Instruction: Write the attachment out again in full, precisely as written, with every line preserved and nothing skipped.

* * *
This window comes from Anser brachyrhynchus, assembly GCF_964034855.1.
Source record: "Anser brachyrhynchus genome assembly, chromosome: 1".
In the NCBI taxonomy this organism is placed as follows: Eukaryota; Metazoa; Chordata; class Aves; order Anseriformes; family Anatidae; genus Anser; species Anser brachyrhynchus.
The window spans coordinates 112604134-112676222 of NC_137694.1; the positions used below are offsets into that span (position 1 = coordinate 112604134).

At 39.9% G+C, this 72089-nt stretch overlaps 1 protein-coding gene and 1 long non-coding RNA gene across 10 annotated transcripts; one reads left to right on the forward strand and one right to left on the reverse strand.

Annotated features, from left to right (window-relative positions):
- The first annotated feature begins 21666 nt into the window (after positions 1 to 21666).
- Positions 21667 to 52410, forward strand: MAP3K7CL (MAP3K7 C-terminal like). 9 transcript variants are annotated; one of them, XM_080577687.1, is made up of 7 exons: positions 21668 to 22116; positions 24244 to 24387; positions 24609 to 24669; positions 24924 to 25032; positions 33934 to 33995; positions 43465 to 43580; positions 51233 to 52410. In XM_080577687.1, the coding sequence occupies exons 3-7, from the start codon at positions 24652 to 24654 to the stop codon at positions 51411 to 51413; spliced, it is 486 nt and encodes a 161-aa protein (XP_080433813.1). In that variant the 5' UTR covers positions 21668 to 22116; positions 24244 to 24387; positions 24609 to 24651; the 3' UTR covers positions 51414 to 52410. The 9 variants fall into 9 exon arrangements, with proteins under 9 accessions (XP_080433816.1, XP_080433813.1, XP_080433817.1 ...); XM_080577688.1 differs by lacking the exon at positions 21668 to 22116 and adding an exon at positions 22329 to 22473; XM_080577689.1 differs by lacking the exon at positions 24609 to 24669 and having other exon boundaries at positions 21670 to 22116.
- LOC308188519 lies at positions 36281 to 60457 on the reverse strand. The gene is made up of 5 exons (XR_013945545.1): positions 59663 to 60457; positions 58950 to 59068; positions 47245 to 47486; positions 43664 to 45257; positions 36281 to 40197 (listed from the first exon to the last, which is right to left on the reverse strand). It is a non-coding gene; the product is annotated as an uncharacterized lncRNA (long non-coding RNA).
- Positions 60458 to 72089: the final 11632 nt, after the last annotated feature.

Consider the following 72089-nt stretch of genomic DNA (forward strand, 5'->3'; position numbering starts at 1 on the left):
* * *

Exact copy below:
This window comes from Anser brachyrhynchus, assembly GCF_964034855.1.
Source record: "Anser brachyrhynchus genome assembly, chromosome: 1".
In the NCBI taxonomy this organism is placed as follows: Eukaryota; Metazoa; Chordata; class Aves; order Anseriformes; family Anatidae; genus Anser; species Anser brachyrhynchus.
The window spans coordinates 112604134-112676222 of NC_137694.1; the positions used below are offsets into that span (position 1 = coordinate 112604134).

At 39.9% G+C, this 72089-nt stretch overlaps 1 protein-coding gene and 1 long non-coding RNA gene across 10 annotated transcripts; one reads left to right on the forward strand and one right to left on the reverse strand.

Annotated features, from left to right (window-relative positions):
- The first annotated feature begins 21666 nt into the window (after positions 1 to 21666).
- Positions 21667 to 52410, forward strand: MAP3K7CL (MAP3K7 C-terminal like). 9 transcript variants are annotated; one of them, XM_080577687.1, is made up of 7 exons: positions 21668 to 22116; positions 24244 to 24387; positions 24609 to 24669; positions 24924 to 25032; positions 33934 to 33995; positions 43465 to 43580; positions 51233 to 52410. In XM_080577687.1, the coding sequence occupies exons 3-7, from the start codon at positions 24652 to 24654 to the stop codon at positions 51411 to 51413; spliced, it is 486 nt and encodes a 161-aa protein (XP_080433813.1). In that variant the 5' UTR covers positions 21668 to 22116; positions 24244 to 24387; positions 24609 to 24651; the 3' UTR covers positions 51414 to 52410. The 9 variants fall into 9 exon arrangements, with proteins under 9 accessions (XP_080433816.1, XP_080433813.1, XP_080433817.1 ...); XM_080577688.1 differs by lacking the exon at positions 21668 to 22116 and adding an exon at positions 22329 to 22473; XM_080577689.1 differs by lacking the exon at positions 24609 to 24669 and having other exon boundaries at positions 21670 to 22116.
- LOC308188519 lies at positions 36281 to 60457 on the reverse strand. The gene is made up of 5 exons (XR_013945545.1): positions 59663 to 60457; positions 58950 to 59068; positions 47245 to 47486; positions 43664 to 45257; positions 36281 to 40197 (listed from the first exon to the last, which is right to left on the reverse strand). It is a non-coding gene; the product is annotated as an uncharacterized lncRNA (long non-coding RNA).
- Positions 60458 to 72089: the final 11632 nt, after the last annotated feature.

Consider the following 72089-nt stretch of genomic DNA (forward strand, 5'->3'; position numbering starts at 1 on the left):